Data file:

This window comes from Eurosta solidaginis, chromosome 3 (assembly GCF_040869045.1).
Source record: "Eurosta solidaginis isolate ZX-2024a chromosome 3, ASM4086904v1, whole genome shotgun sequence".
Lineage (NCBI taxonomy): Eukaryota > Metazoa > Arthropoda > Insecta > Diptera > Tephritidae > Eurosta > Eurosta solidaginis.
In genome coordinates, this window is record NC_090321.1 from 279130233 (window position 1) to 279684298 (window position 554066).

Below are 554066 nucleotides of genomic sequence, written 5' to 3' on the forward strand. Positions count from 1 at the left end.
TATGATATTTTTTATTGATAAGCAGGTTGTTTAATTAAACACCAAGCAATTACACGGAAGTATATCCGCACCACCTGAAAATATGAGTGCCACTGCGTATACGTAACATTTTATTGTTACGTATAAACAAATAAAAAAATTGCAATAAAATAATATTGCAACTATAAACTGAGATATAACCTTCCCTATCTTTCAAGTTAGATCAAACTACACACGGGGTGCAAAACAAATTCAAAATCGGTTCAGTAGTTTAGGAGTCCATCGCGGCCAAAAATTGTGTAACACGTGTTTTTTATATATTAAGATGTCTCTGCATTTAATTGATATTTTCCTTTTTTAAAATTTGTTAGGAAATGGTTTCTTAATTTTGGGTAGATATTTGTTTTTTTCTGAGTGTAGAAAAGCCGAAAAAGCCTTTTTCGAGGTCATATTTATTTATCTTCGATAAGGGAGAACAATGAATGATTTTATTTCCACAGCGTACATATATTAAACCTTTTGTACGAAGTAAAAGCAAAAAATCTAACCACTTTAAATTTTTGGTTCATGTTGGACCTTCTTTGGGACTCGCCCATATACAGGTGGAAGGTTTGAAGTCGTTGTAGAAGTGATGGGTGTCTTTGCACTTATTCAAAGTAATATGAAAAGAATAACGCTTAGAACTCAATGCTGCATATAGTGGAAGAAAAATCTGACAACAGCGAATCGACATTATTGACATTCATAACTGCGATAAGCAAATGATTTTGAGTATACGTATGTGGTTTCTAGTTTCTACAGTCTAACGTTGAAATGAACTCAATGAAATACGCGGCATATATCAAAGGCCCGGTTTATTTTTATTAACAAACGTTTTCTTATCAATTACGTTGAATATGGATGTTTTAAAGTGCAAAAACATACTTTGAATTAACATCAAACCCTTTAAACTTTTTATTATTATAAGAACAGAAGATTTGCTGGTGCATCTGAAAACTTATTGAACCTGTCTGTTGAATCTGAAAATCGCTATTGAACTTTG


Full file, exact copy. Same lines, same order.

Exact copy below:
This window comes from Eurosta solidaginis, chromosome 3 (assembly GCF_040869045.1).
Source record: "Eurosta solidaginis isolate ZX-2024a chromosome 3, ASM4086904v1, whole genome shotgun sequence".
Lineage (NCBI taxonomy): Eukaryota > Metazoa > Arthropoda > Insecta > Diptera > Tephritidae > Eurosta > Eurosta solidaginis.
In genome coordinates, this window is record NC_090321.1 from 279130233 (window position 1) to 279684298 (window position 554066).

Below are 554066 nucleotides of genomic sequence, written 5' to 3' on the forward strand. Positions count from 1 at the left end.
TATGATATTTTTTATTGATAAGCAGGTTGTTTAATTAAACACCAAGCAATTACACGGAAGTATATCCGCACCACCTGAAAATATGAGTGCCACTGCGTATACGTAACATTTTATTGTTACGTATAAACAAATAAAAAAATTGCAATAAAATAATATTGCAACTATAAACTGAGATATAACCTTCCCTATCTTTCAAGTTAGATCAAACTACACACGGGGTGCAAAACAAATTCAAAATCGGTTCAGTAGTTTAGGAGTCCATCGCGGCCAAAAATTGTGTAACACGTGTTTTTTATATATTAAGATGTCTCTGCATTTAATTGATATTTTCCTTTTTTAAAATTTGTTAGGAAATGGTTTCTTAATTTTGGGTAGATATTTGTTTTTTTCTGAGTGTAGAAAAGCCGAAAAAGCCTTTTTCGAGGTCATATTTATTTATCTTCGATAAGGGAGAACAATGAATGATTTTATTTCCACAGCGTACATATATTAAACCTTTTGTACGAAGTAAAAGCAAAAAATCTAACCACTTTAAATTTTTGGTTCATGTTGGACCTTCTTTGGGACTCGCCCATATACAGGTGGAAGGTTTGAAGTCGTTGTAGAAGTGATGGGTGTCTTTGCACTTATTCAAAGTAATATGAAAAGAATAACGCTTAGAACTCAATGCTGCATATAGTGGAAGAAAAATCTGACAACAGCGAATCGACATTATTGACATTCATAACTGCGATAAGCAAATGATTTTGAGTATACGTATGTGGTTTCTAGTTTCTACAGTCTAACGTTGAAATGAACTCAATGAAATACGCGGCATATATCAAAGGCCCGGTTTATTTTTATTAACAAACGTTTTCTTATCAATTACGTTGAATATGGATGTTTTAAAGTGCAAAAACATACTTTGAATTAACATCAAACCCTTTAAACTTTTTATTATTATAAGAACAGAAGATTTGCTGGTGCATCTGAAAACTTATTGAACCTGTCTGTTGAATCTGAAAATCGCTATTGAACTTTG